Star Trek III: The Search For Spock is a dark, dark movie


It has been 35 years since The Search For Spock, one of the darkest entires in the Star Trek film franchise arrived in theaters.

Man, Star Trek III: The Search for Spock is a dark film.

You may not think that at first. I mean, Spock is returned to us after the tragic events of The Wrath of Khan and the crew of the Enterprise is made whole once more. But I decided to watch it again since it has been 35 years on June 1 since the film arrived in theaters and let me tell you, Search for Spock is a dark movie.

David, the son James Kirk was just getting to know, is killed by Kruge on the Genesis Planet in what is still one of the most emotional scenes in all of Star Trek. Then Kirk leaves his body there as the planet consumes itself!

Maybe his mother might have wanted to say goodbye?

The USS Enterprise, one of the most recognizable and famous space ships in all of science fiction, is destroyed, obliterated in orbit of Genesis. And not from an attack by the Klingons or Romulans, but by the hand of its captain, James Kirk.

Watching as the saucer section exploded is one of the seminal moments of my teenage years. My jaw was on the floor of the theater as the ship became a ball of fire and was destroyed. Things like that just didn’t happen in franchises like Star Trek.

Then there was the fact that Kirk, McCoy and the rest were officially outlaws, their careers in Starfleet effectively over. Sure, we knew in the back of our mind that they would likely be exonerated, but we didn’t know that for sure when Captain Styles told Kirk that he would never sit in the captain’s chair again.

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And of course, let’s not forget the utter failure that was the Genesis Project. Because of David trying to fix things in a way that is eerily similar to how his father would have, years of research is essentially for nothing. The scientists who perished on Regula I stalling Khan died completely meaningless deaths. If David had lived, the guilt likely would have been unbearable for him.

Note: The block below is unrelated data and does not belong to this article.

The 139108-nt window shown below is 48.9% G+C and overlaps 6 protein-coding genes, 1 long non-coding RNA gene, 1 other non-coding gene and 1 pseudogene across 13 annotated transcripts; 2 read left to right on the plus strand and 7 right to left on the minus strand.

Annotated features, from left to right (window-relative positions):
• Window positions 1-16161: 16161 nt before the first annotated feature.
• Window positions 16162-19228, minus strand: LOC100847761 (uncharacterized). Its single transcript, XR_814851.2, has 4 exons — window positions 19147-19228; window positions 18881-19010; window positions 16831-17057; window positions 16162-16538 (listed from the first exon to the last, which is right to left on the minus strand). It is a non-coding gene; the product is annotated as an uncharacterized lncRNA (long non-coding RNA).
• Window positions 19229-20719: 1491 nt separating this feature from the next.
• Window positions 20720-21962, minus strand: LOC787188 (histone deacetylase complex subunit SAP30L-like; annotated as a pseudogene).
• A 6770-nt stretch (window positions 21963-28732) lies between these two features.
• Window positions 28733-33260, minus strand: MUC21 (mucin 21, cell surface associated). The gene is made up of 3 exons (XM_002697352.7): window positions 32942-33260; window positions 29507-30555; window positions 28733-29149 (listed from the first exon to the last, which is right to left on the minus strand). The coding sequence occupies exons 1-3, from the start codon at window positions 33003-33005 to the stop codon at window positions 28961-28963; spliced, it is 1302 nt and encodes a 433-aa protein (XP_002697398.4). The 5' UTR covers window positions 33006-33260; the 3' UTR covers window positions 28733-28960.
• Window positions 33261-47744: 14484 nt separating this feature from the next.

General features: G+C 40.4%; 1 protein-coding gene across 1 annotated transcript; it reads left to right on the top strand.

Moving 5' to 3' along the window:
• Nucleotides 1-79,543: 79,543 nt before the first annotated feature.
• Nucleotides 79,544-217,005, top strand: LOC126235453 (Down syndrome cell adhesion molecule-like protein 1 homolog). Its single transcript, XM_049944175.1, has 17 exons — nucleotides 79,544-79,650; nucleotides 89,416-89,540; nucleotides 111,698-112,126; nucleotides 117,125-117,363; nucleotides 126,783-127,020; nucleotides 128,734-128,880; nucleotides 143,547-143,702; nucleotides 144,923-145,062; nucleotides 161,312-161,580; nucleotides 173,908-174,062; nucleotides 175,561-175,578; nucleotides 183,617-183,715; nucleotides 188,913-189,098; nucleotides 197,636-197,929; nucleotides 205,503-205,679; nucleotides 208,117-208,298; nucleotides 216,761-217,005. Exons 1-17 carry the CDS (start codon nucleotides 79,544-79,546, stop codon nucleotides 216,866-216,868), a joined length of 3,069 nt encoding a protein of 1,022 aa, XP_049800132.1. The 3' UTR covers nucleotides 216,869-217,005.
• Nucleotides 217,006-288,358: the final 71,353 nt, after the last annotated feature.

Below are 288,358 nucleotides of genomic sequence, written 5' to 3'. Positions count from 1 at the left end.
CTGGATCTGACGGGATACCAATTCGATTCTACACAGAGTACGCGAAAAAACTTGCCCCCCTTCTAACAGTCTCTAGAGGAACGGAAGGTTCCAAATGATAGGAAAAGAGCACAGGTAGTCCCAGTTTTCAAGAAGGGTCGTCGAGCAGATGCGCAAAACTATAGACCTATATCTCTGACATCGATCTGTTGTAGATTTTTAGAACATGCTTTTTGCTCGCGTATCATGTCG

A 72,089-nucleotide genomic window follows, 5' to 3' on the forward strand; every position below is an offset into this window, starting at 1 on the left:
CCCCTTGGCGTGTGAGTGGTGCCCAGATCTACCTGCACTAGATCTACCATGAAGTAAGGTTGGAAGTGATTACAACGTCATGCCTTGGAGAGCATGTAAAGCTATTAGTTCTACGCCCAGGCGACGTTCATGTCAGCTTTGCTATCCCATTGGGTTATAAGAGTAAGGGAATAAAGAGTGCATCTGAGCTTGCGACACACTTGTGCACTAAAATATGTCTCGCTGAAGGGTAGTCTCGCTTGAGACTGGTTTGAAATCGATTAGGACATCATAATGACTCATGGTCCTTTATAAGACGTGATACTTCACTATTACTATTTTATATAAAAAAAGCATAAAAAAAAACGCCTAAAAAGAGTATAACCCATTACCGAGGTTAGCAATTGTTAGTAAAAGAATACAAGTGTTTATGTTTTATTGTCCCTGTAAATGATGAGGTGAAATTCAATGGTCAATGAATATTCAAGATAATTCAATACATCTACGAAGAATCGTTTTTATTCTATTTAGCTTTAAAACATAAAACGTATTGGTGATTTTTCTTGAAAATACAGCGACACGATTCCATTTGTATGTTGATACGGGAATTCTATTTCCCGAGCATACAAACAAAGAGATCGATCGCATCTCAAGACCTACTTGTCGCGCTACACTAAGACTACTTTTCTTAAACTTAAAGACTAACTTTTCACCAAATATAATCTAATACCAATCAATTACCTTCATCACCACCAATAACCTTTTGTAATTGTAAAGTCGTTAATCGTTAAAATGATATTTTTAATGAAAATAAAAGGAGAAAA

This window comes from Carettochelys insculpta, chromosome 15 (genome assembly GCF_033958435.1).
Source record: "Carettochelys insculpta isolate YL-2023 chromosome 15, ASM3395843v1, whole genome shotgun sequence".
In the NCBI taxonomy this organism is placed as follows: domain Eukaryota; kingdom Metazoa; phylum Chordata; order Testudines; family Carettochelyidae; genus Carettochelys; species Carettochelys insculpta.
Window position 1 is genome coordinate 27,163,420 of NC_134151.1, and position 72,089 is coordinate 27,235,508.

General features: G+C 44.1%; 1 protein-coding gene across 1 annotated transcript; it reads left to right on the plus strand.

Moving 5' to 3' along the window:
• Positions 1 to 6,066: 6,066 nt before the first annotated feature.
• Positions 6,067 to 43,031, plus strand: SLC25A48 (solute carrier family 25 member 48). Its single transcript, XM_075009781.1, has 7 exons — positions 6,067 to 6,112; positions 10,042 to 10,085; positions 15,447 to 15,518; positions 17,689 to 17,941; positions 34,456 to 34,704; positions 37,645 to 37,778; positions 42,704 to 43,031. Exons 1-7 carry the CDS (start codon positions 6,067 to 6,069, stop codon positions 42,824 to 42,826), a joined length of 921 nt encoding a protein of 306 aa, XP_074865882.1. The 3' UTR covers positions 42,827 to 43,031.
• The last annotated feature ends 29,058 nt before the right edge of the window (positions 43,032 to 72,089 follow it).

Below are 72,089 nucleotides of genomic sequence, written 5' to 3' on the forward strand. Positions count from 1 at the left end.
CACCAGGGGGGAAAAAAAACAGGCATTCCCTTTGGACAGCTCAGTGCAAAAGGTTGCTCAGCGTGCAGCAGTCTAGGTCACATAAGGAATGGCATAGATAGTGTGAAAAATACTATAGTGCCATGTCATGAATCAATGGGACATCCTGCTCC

At its core, The Search for Spock is a film about death. Death of family, death of career, death of a beloved object we love. It’s a film about how much would you be willing to give up to get something back you thought you had lost forever. For James Kirk, it turns out the answer to that is a whole lot.

By the time the credits roll, the viewers and the characters have been on one incredibly emotional journey. Kirk and the former crew of the Enterprise are left in a far different place from where they were at the end of Wrath of Khan. It gives the finale of Search for Spock a sense of excitement that has been missing from all the films that would come after.

We really didn’t have any clue what was coming next.

Yes, Star Trek III: The Search for Spock is one dark experience, unlike any other film or episode in the history of the franchise. That’s probably why so many people enjoy it so much. And it might also explain why The Voyage Home proved so popular. After all that death and destruction, Trek Nation needed a little levity.

Next. Redshirts Roundtable: The Best Goodbye. dark

So happy birthday to Star Trek III: The Search for Spock. You may not be the film I turn to when I’ve had a bad day, but you are definitely one of the better and deeper entires in the series.